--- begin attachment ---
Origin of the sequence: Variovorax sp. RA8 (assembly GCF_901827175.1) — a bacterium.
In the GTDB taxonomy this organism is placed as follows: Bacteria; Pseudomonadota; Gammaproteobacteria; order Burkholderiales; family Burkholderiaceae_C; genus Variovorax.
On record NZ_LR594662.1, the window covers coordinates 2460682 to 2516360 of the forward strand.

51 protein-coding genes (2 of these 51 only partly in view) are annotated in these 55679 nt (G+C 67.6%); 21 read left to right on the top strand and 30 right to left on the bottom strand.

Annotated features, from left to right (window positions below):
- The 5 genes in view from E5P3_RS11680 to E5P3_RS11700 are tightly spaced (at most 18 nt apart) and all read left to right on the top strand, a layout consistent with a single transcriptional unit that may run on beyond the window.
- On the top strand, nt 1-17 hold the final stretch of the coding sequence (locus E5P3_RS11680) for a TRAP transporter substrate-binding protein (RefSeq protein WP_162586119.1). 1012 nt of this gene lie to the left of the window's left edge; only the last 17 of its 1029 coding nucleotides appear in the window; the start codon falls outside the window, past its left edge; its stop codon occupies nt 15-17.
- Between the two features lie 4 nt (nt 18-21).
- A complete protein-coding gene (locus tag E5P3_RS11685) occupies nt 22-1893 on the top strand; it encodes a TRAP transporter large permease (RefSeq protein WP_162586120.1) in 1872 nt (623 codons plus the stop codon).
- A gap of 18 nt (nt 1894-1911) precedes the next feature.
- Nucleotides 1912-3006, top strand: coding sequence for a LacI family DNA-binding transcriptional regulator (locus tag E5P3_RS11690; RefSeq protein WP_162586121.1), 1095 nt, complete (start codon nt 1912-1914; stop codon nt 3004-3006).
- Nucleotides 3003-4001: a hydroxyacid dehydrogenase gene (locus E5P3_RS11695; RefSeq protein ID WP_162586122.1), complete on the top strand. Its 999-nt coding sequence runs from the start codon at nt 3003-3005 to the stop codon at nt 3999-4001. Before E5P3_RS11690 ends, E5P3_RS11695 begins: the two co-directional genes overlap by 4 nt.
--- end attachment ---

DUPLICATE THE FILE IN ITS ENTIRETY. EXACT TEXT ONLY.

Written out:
Origin of the sequence: Variovorax sp. RA8 (assembly GCF_901827175.1) — a bacterium.
In the GTDB taxonomy this organism is placed as follows: Bacteria; Pseudomonadota; Gammaproteobacteria; order Burkholderiales; family Burkholderiaceae_C; genus Variovorax.
On record NZ_LR594662.1, the window covers coordinates 2460682 to 2516360 of the forward strand.

51 protein-coding genes (2 of these 51 only partly in view) are annotated in these 55679 nt (G+C 67.6%); 21 read left to right on the top strand and 30 right to left on the bottom strand.

Annotated features, from left to right (window positions below):
- The 5 genes in view from E5P3_RS11680 to E5P3_RS11700 are tightly spaced (at most 18 nt apart) and all read left to right on the top strand, a layout consistent with a single transcriptional unit that may run on beyond the window.
- On the top strand, nt 1-17 hold the final stretch of the coding sequence (locus E5P3_RS11680) for a TRAP transporter substrate-binding protein (RefSeq protein WP_162586119.1). 1012 nt of this gene lie to the left of the window's left edge; only the last 17 of its 1029 coding nucleotides appear in the window; the start codon falls outside the window, past its left edge; its stop codon occupies nt 15-17.
- Between the two features lie 4 nt (nt 18-21).
- A complete protein-coding gene (locus tag E5P3_RS11685) occupies nt 22-1893 on the top strand; it encodes a TRAP transporter large permease (RefSeq protein WP_162586120.1) in 1872 nt (623 codons plus the stop codon).
- A gap of 18 nt (nt 1894-1911) precedes the next feature.
- Nucleotides 1912-3006, top strand: coding sequence for a LacI family DNA-binding transcriptional regulator (locus tag E5P3_RS11690; RefSeq protein WP_162586121.1), 1095 nt, complete (start codon nt 1912-1914; stop codon nt 3004-3006).
- Nucleotides 3003-4001: a hydroxyacid dehydrogenase gene (locus E5P3_RS11695; RefSeq protein ID WP_162586122.1), complete on the top strand. Its 999-nt coding sequence runs from the start codon at nt 3003-3005 to the stop codon at nt 3999-4001. Before E5P3_RS11690 ends, E5P3_RS11695 begins: the two co-directional genes overlap by 4 nt.